Balough was a legend on short tracks, from his home tracks in Florida to the northeast’s Modified circuits. Lean, cocky and talented, he wore the 1980s-mandatory mustache about as well as anyone. Sort of a half-mile cross between Dale Earnhardt and Tim Richmond, Balough had a presence suggesting everyone else was running for second place, an assertion he sometimes announced out loud at drivers’ meetings.
Balough supposedly won more than 1,000 races, most in Late Models on southern tracks. He was the two-time winner of the Snowball Derby, the still-prestigious winter race in Pensacola, Fla. He won Nashville’s prestigious All-American 400 twice and was the All Pro champion in 1986.
Many dedicated fans best remember him, though, as driver of the ultralegendary “Batmobile,” a dirt Modified car he and visionary driver and car builder Kenny Weld brought to Syracuse Super Dirt Week in New York in 1980. Supposedly a Lincoln, the car was so advanced, it absolutely humiliated the field and especially the officials, who had to admit Weld and Balough interpreted the rules creatively and built a legal car. The Modifieds, for instance, couldn’t use sprint car-like top wings for downforce, so Weld and Balough put an enormous flat roof on the car, and angled it forward exactly like a wing.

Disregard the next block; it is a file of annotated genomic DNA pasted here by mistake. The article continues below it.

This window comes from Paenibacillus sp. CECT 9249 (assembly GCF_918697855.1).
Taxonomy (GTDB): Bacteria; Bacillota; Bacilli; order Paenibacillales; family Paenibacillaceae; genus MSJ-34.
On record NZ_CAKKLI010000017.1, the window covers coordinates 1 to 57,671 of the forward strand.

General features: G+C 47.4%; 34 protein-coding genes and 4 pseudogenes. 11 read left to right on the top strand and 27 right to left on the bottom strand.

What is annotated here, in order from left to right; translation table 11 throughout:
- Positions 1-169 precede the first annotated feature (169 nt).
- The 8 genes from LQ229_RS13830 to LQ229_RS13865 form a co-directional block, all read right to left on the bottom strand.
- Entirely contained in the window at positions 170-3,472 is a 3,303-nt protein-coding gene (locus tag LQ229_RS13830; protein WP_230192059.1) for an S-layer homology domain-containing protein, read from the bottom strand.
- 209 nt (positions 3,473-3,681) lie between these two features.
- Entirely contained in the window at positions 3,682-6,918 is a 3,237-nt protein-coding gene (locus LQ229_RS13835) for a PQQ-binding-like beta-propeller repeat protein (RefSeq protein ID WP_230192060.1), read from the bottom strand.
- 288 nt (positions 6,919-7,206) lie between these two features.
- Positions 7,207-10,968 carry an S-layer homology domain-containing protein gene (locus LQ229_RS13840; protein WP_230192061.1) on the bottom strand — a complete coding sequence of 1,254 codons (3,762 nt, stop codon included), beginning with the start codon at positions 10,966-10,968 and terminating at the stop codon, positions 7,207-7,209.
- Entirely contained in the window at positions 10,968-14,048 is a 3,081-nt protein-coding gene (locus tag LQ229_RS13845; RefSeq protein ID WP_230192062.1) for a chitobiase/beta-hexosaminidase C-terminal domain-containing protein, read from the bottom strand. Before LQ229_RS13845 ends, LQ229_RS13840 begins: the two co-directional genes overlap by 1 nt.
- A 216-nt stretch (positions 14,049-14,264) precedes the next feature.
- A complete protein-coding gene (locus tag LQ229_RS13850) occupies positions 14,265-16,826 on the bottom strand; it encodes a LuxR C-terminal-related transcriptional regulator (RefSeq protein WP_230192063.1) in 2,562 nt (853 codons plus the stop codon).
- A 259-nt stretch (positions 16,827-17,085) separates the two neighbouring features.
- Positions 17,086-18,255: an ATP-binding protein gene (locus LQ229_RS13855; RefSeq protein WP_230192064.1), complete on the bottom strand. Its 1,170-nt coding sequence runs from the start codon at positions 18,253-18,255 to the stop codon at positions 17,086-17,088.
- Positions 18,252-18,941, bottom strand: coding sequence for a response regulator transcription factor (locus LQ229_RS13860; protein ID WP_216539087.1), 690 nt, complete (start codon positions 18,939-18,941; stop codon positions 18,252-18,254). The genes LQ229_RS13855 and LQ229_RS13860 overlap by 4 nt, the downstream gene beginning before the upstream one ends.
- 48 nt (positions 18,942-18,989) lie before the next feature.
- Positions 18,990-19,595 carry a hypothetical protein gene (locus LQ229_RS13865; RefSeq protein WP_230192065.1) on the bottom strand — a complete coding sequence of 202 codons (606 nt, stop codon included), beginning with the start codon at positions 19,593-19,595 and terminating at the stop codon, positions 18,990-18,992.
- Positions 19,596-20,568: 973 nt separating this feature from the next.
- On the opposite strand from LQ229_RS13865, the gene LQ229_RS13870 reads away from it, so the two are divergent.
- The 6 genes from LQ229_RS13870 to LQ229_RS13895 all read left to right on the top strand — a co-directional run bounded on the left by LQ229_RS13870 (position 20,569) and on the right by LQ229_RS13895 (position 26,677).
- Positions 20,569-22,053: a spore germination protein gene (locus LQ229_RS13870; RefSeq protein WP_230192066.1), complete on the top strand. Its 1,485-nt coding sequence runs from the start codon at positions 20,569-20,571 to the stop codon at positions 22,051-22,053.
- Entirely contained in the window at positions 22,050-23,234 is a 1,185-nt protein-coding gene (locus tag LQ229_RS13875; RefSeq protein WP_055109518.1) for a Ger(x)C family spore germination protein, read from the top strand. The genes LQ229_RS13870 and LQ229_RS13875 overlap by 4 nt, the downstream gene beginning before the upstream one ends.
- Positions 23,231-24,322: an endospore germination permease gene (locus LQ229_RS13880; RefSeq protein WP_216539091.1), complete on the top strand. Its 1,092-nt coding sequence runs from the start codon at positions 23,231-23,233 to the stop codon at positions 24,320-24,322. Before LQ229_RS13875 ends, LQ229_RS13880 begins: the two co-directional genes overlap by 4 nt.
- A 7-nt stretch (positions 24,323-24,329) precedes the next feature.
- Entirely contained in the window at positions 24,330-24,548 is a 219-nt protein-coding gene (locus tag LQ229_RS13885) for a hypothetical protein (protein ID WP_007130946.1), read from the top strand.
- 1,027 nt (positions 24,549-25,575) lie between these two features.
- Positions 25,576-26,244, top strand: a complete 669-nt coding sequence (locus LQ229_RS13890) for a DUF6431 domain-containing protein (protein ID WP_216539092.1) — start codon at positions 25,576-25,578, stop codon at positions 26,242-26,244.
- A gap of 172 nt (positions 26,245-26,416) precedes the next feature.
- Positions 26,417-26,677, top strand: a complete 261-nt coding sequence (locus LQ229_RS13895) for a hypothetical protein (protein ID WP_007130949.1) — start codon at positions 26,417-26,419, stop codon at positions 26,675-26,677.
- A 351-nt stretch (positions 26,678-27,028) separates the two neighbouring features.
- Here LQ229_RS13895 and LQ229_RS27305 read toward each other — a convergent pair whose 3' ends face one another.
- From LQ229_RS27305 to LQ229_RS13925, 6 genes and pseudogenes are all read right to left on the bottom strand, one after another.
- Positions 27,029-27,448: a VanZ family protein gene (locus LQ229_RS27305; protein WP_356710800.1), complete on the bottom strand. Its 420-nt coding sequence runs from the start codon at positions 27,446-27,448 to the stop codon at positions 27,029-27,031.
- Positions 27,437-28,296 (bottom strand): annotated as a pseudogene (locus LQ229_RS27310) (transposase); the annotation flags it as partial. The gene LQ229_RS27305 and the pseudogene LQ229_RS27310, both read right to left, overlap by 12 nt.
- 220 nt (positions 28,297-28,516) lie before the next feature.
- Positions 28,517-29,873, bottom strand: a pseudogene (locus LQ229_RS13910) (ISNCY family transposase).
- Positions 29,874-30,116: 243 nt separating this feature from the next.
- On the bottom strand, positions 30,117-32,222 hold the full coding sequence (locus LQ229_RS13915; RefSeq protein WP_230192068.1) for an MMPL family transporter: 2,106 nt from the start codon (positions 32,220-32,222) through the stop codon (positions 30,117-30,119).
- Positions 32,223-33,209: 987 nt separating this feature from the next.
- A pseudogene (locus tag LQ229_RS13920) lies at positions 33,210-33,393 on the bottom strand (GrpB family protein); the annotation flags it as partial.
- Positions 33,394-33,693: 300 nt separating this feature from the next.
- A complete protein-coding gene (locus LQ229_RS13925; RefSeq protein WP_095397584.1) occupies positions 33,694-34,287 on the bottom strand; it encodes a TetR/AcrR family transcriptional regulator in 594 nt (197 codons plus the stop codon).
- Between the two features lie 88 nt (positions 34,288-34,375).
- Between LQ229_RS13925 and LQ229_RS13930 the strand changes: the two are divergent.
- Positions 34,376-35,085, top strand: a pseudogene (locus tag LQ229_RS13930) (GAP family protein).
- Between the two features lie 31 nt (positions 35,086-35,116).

There were massive air tunnels on both body sides with inlets Balough could control from inside the car. The black No. 112—a number long associated with Balough—is now a museum piece, and to see it is to behold brilliance.
In February 1982, Balough appeared to have finally made it to NASCAR’s Cup Series. He had a ride with the respected RahMoc team and enough sponsorship from Domino’s Pizza to be able to run at least 25 races.
But then came what National Speed Sport News dubbed “Black Thursday” and a front-page headline reading, “Racers Are Ringleaders of Drug Ring, FBI Says.” Balough, of course, was one of them. As respected NSSN writer Keith Walz recounted in a historical piece, “five prominent members of the South Florida auto-racing community, including NASCAR Winston Cup driver Gary Balough, were indicted on drug-trafficking charges. The five were among 66 people charged in what FBI agents described as a multimillion-dollar drug ring stretching from Florida to North Carolina.
The indictments followed a long probe of alleged drug smuggling and other illegal activities among the Bahamas, several foreign countries and the Carolinas. Other racing figures charged were Billie Harvey, Bruce “Pee Wee” Griffin, Herbert Tillman and Pete Pistone. There were allegations some racers used their cars and car transporters to move drugs.